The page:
Gulfnews.com opines that the AU was once seriously financed by assassinated Libyan leader Muammar Gaddafi, who was bent in making this institution an opponent to Western dominance. Presently, the AU which is made up of 54 member states gets only 28 per cent of its half-billion dollar operational budget from these members. 72 per cent of the AU’s operational budget is obtained from international donors especially from the European Union (EU), the World Bank, China, Turkey and the United States of America (USA).

Zimbabwean President, Robert Mugabe, notorious for his ‘tug of war’ with the West, and who is currently the AU’s chair observed that “Over 70 per cent of our budget is foreign funded. This is not sustainable,” This position was corroborated by Kenyan President Uhuru Kenyatta, who has also been involved in a brawl with the West after being charged by the International Criminal Court (ICC) for crimes against humanity. President Uhuru Kenyatta added that dependence on foreign financing was a “profound handicap and an impediment to the continent’s momentum”. According to Kenyan President, it is time for Africa to affirm “its independence and sovereignty more robustly”.

AU analysts argue that a financially viable AU would make this institution administratively and financially dependent. Major donors like Egypt and Libya would not have to chip in huge amounts of money for the running of AU projects and operations. Pan-African Youth Union (PYU) leader adds that the AU would thus be in a better position to make strategic and speedy decisions. He adds that “In case of emergencies like Ebola, we need to have the means to intervene quickly and without having to wait for foreign money. Money from donors always comes with strings attached.”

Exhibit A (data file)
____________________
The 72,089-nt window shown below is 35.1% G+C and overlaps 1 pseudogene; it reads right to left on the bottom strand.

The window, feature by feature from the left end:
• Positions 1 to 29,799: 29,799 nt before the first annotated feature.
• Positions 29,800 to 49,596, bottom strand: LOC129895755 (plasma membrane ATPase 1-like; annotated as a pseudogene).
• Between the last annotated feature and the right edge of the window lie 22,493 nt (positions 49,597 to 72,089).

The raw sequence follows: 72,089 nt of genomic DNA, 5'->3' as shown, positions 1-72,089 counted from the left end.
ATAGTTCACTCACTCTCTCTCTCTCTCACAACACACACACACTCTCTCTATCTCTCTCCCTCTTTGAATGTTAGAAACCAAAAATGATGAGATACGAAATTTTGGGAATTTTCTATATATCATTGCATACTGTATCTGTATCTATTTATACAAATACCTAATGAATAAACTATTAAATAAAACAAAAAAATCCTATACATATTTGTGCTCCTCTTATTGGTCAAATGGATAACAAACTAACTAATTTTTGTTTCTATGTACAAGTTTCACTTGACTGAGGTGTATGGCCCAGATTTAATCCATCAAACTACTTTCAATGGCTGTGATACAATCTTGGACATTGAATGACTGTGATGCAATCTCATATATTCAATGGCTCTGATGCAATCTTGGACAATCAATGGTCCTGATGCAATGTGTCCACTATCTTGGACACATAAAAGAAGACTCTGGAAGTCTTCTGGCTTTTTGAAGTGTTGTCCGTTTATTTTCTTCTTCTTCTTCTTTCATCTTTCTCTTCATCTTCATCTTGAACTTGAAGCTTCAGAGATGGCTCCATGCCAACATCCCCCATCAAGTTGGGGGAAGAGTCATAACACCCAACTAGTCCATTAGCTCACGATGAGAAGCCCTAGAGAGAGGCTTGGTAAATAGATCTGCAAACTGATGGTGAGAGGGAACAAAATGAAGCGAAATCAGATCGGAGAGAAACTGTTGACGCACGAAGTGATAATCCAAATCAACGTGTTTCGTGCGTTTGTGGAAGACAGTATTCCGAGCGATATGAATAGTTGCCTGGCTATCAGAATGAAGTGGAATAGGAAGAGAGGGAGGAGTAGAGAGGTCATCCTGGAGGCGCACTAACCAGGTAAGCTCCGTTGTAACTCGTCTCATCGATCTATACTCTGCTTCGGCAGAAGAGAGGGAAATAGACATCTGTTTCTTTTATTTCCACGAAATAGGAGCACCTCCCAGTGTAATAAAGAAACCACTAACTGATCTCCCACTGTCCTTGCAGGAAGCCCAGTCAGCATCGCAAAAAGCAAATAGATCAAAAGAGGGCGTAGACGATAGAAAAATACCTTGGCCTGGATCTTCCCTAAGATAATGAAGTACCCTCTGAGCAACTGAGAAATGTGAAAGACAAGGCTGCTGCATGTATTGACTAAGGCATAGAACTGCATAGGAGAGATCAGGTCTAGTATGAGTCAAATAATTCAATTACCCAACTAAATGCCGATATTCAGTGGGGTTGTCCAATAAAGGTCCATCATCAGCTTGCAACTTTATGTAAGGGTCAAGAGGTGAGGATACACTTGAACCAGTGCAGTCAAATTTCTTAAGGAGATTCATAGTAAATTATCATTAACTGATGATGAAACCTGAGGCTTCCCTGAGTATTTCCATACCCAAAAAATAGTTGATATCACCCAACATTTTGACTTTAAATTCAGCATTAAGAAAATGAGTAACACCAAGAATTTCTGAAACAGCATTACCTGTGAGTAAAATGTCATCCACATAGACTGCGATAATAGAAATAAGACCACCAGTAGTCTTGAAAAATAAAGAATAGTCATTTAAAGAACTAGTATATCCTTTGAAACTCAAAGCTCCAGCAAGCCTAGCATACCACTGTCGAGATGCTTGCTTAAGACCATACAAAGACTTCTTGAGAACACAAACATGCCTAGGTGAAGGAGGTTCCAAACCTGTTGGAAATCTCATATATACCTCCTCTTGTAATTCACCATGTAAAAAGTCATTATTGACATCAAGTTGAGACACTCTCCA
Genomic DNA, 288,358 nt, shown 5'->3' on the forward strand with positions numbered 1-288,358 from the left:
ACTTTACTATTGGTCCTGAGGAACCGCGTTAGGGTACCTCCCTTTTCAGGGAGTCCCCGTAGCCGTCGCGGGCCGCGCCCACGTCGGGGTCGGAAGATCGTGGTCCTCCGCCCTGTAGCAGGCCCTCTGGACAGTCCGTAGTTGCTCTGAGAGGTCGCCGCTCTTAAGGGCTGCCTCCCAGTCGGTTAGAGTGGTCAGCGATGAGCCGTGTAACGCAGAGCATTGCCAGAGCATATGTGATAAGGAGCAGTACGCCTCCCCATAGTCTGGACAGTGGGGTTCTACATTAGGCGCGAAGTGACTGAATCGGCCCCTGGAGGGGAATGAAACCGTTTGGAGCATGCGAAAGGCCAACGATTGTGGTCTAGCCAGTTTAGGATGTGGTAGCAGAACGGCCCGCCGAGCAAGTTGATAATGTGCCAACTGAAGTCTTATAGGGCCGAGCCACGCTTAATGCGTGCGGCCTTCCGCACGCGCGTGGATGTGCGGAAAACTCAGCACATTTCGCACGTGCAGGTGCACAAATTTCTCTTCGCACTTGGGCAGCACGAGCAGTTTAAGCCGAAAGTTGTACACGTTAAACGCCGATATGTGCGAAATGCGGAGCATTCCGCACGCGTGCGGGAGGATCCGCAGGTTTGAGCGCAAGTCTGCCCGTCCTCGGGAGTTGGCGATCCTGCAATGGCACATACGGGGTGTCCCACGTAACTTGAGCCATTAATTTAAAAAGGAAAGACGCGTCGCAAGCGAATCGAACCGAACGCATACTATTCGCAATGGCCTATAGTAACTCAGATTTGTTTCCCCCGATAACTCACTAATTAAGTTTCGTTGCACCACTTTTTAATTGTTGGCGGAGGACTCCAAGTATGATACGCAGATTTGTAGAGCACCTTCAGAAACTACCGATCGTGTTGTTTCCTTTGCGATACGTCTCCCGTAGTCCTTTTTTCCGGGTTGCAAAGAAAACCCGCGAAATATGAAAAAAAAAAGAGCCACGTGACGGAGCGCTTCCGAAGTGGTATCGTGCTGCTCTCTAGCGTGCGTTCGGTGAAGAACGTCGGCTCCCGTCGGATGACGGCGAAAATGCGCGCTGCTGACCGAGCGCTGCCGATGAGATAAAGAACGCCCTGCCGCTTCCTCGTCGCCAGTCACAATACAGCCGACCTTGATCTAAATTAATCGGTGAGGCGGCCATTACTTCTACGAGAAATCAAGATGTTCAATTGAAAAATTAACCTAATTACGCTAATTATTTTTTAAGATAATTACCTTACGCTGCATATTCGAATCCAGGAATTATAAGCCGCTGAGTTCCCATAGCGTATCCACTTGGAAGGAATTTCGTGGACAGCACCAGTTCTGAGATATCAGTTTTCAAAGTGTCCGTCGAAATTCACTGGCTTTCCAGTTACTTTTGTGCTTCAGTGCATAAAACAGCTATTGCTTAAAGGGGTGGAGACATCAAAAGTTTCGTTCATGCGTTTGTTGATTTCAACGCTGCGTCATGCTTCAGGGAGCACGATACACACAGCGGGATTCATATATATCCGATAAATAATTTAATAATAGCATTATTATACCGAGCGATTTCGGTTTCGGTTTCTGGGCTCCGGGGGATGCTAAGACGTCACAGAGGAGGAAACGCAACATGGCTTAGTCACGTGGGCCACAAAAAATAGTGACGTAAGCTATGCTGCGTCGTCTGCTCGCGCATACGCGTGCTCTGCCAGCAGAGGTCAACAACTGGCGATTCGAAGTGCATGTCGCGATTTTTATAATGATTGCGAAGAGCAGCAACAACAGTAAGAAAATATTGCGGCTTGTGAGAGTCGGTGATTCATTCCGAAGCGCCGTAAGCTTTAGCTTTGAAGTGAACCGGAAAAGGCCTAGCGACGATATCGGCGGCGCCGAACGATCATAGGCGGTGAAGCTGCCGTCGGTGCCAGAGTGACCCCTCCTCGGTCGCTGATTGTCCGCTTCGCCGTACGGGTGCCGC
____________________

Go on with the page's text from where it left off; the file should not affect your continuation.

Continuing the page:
It is thus a laudable idea for African leaders to make the AU financially independent, but the truth is that such a plan remains an illusion for several reasons. Although African leaders have agreed to this ambitious plan, deducting these taxes is not a matter of right but voluntary. What most member states would do is to impose heavy taxes on visitors and citizens. Besides this worry not all member states will adhere to this new measure. For several years now several African states have not been able to furnish financial nor material support to the running and functioning of the AU reason why this institution has shamefully depended on foreign assistance.
Member states must seek for a holistic approach to making the AU financially viable. Charity begins at home so African states must speed up their industrialization process and infrastructure development to attract more businesses and thus more money. The private sector needs to be revamped in all African states which may would also reduce unemployment and boost African economies speedily. African states cannot continue to neglect the agricultural sector and focus more on the mineral sectors.

African governments have to also stop illicit financial flows which is really crippling African economies, despite the much talked about African renaissance. The money the continent loses can indeed make the AU financially independent rather than relying on foreign assistance and taxes.

Asanji Burnley is a Cameroonian diplomat by training and Masters Graduate from the International Relations Institute of Cameroon (IRIC). He is also co-founder of the Cameroon based Central African Centre for Libertarian Thought and Action (CACLiTA). In 2015 he was unanimously voted as President of this newly created think tank which advocates for limited government and free markets particularly in the central African region.

 
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Posted by on February 17, 2015 in Africa Development, African Union